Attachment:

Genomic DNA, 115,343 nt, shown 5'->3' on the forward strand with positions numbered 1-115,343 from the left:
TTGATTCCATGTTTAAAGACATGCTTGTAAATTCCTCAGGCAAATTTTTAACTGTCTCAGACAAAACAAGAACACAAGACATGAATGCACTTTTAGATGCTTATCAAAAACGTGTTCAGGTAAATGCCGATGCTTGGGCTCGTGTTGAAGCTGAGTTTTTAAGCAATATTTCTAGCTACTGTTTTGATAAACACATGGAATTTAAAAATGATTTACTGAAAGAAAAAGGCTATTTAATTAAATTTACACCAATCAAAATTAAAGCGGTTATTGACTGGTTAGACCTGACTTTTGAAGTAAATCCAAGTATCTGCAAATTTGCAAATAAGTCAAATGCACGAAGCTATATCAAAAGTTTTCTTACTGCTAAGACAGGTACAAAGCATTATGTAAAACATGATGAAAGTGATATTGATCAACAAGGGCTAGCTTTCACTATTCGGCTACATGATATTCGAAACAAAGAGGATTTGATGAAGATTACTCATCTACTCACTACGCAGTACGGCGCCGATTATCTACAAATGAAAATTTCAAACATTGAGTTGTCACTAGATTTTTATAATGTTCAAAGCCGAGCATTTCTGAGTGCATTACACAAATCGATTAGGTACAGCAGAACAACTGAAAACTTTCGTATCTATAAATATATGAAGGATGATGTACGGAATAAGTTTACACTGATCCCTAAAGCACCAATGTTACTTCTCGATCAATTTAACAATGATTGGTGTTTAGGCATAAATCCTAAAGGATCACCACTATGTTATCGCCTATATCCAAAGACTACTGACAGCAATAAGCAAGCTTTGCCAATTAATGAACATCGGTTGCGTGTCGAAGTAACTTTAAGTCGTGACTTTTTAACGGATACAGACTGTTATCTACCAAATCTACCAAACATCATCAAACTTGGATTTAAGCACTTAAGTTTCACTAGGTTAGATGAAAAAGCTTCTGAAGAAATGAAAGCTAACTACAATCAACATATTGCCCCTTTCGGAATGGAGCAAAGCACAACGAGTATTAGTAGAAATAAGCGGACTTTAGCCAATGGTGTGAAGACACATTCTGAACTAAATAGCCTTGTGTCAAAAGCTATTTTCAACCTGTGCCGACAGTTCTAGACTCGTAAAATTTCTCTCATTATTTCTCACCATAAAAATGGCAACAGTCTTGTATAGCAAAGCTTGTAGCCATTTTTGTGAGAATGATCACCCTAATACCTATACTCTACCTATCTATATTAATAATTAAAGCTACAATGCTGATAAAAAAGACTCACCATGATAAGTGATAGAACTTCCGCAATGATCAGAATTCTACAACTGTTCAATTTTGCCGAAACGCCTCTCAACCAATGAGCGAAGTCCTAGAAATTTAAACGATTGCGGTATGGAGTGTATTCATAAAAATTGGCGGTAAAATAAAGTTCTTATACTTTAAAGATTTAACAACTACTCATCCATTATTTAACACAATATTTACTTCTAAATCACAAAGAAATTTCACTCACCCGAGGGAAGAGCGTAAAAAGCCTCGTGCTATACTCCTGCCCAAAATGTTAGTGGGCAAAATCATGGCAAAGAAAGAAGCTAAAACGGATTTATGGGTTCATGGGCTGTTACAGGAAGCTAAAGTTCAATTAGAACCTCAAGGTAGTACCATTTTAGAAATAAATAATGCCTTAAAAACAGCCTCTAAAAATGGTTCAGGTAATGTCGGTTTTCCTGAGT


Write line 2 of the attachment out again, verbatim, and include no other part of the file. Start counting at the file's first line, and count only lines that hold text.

TTGATTCCATGTTTAAAGACATGCTTGTAAATTCCTCAGGCAAATTTTTAACTGTCTCAGACAAAACAAGAACACAAGACATGAATGCACTTTTAGATGCTTATCAAAAACGTGTTCAGGTAAATGCCGATGCTTGGGCTCGTGTTGAAGCTGAGTTTTTAAGCAATATTTCTAGCTACTGTTTTGATAAACACATGGAATTTAAAAATGATTTACTGAAAGAAAAAGGCTATTTAATTAAATTTACACCAATCAAAATTAAAGCGGTTATTGACTGGTTAGACCTGACTTTTGAAGTAAATCCAAGTATCTGCAAATTTGCAAATAAGTCAAATGCACGAAGCTATATCAAAAGTTTTCTTACTGCTAAGACAGGTACAAAGCATTATGTAAAACATGATGAAAGTGATATTGATCAACAAGGGCTAGCTTTCACTATTCGGCTACATGATATTCGAAACAAAGAGGATTTGATGAAGATTACTCATCTACTCACTACGCAGTACGGCGCCGATTATCTACAAATGAAAATTTCAAACATTGAGTTGTCACTAGATTTTTATAATGTTCAAAGCCGAGCATTTCTGAGTGCATTACACAAATCGATTAGGTACAGCAGAACAACTGAAAACTTTCGTATCTATAAATATATGAAGGATGATGTACGGAATAAGTTTACACTGATCCCTAAAGCACCAATGTTACTTCTCGATCAATTTAACAATGATTGGTGTTTAGGCATAAATCCTAAAGGATCACCACTATGTTATCGCCTATATCCAAAGACTACTGACAGCAATAAGCAAGCTTTGCCAATTAATGAACATCGGTTGCGTGTCGAAGTAACTTTAAGTCGTGACTTTTTAACGGATACAGACTGTTATCTACCAAATCTACCAAACATCATCAAACTTGGATTTAAGCACTTAAGTTTCACTAGGTTAGATGAAAAAGCTTCTGAAGAAATGAAAGCTAACTACAATCAACATATTGCCCCTTTCGGAATGGAGCAAAGCACAACGAGTATTAGTAGAAATAAGCGGACTTTAGCCAATGGTGTGAAGACACATTCTGAACTAAATAGCCTTGTGTCAAAAGCTATTTTCAACCTGTGCCGACAGTTCTAGACTCGTAAAATTTCTCTCATTATTTCTCACCATAAAAATGGCAACAGTCTTGTATAGCAAAGCTTGTAGCCATTTTTGTGAGAATGATCACCCTAATACCTATACTCTACCTATCTATATTAATAATTAAAGCTACAATGCTGATAAAAAAGACTCACCATGATAAGTGATAGAACTTCCGCAATGATCAGAATTCTACAACTGTTCAATTTTGCCGAAACGCCTCTCAACCAATGAGCGAAGTCCTAGAAATTTAAACGATTGCGGTATGGAGTGTATTCATAAAAATTGGCGGTAAAATAAAGTTCTTATACTTTAAAGATTTAACAACTACTCATCCATTATTTAACACAATATTTACTTCTAAATCACAAAGAAATTTCACTCACCCGAGGGAAGAGCGTAAAAAGCCTCGTGCTATACTCCTGCCCAAAATGTTAGTGGGCAAAATCATGGCAAAGAAAGAAGCTAAAACGGATTTATGGGTTCATGGGCTGTTACAGGAAGCTAAAGTTCAATTAGAACCTCAAGGTAGTACCATTTTAGAAATAAATAATGCCTTAAAAACAGCCTCTAAAAATGGTTCAGGTAATGTCGGTTTTCCTGAGT